Although modern society has become more tolerant, discrimination based on race is still relatively widespread. As Healey and Stepnick noticed, race remains the main factor for class inequality even now (215). Still, the concept and social construction of race itself changed a lot. For instance, four common racial identities were developed: border identity, singular identity, transcendent identity, and protean (Healey and Stepnick 222). Border identity implies a separate category apart from black and white, or just an ability to choose one’s identity, especially if it corresponds with the world perception of a person. Singular identity is a traditional understanding of race. People with transcendent identities deny the importance of the race, focusing more on some personal characteristics. Protean is a ‘chameleon’ who adjusts their identity to external conditions. Thus, the significant change is the transition from the dichotomous perspective on race to the more complex one. Moreover, racial identity started to share more similarities with other parts of identity. It is not permanent anymore but can depend on the social context, especially in the case of protean – people who adjust their behavior following a group they happen to be in.
As for the main events that influenced these alterations, one can mention World War II. The decline in different racial prejudices is widely observed in the graph from 1942 to 2012 (Healey and Stepnick 223). Among these, the attitude to segregated schools and neighborhoods, interracial marriages, and general beliefs in the supremacy of whites can be named. However, it is naïve to believe in the evaporation of discrimination as many people still support segregation. Moreover, it is complicated to assess the genuine attitude as people cannot be entirely honest on such issues as discrimination. Notably, even the people who admit their favorable disposition to racism do not imply any sense of superiority over the inferiority of a certain race (Healey and Stepnick 224). Instead, they explain their attitude in terms of cultural deficiencies. In other words, they believe in people’s responsibility for their actions and consider any failures as self-imposed cultural biases. Therefore, the implication of the modern racist opinion consists of the termination of any programs to reduce inequality.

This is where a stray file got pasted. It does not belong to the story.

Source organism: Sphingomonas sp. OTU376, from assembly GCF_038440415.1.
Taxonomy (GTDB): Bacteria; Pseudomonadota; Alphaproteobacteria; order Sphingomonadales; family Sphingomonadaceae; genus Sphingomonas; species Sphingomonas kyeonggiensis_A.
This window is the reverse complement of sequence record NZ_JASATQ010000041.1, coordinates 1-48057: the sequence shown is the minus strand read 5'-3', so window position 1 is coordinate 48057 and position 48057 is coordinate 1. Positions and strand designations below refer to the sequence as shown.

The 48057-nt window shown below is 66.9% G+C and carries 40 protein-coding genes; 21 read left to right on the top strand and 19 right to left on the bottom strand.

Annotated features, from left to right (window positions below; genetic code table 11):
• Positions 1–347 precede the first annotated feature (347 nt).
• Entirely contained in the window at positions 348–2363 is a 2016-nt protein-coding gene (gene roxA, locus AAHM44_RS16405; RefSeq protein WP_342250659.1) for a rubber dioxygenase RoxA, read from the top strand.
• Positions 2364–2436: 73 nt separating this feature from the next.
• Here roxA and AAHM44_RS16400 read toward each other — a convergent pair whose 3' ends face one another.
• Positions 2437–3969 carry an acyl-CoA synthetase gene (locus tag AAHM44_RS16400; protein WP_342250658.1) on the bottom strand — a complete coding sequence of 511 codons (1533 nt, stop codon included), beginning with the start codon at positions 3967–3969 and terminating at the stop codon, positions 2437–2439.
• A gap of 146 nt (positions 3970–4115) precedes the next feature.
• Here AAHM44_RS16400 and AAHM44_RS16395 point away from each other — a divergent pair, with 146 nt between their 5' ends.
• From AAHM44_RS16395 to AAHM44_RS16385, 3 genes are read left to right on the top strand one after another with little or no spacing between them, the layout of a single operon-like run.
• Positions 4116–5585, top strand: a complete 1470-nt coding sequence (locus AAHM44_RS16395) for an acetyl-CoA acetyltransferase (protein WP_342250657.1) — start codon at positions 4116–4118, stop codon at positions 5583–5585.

Another prominent social change is the abolition of slavery itself. One of the significant practical consequences for the Black was the ability to establish their communities (Healey and Stepnick 227). On the one hand, it can be said that such a tendency led to the further disintegration between the Black and the White as the communication between them was reduced to a minimum. On the other hand, African Americans are still a part of a bigger society and hence, forced to interact with the world, though feeling more comfortable in a culturally identical community. The Black Power movement in the 1960s contributes to a more profound desire to explore the rich cultural heritage instead of assimilating with the dominant group.
To conclude, the relations between black and white did improve, but the long history of racial discrimination left her footprints. The notion of race as a social construct became much more complex, shifting from the dichotomous perspective to the several identities. Another feature of the modern racial identity concept is flexibility and adjustment to the social context. After the end of slavery, which was the turning point in the evolution of race, racial prejudices tended to decrease. Such events as World War II contributed to the improvement in the attitudes to segregation towards more tolerance.
Healey, Joseph F., and Andi Stepnick. Diversity and Society. Sage, 2020.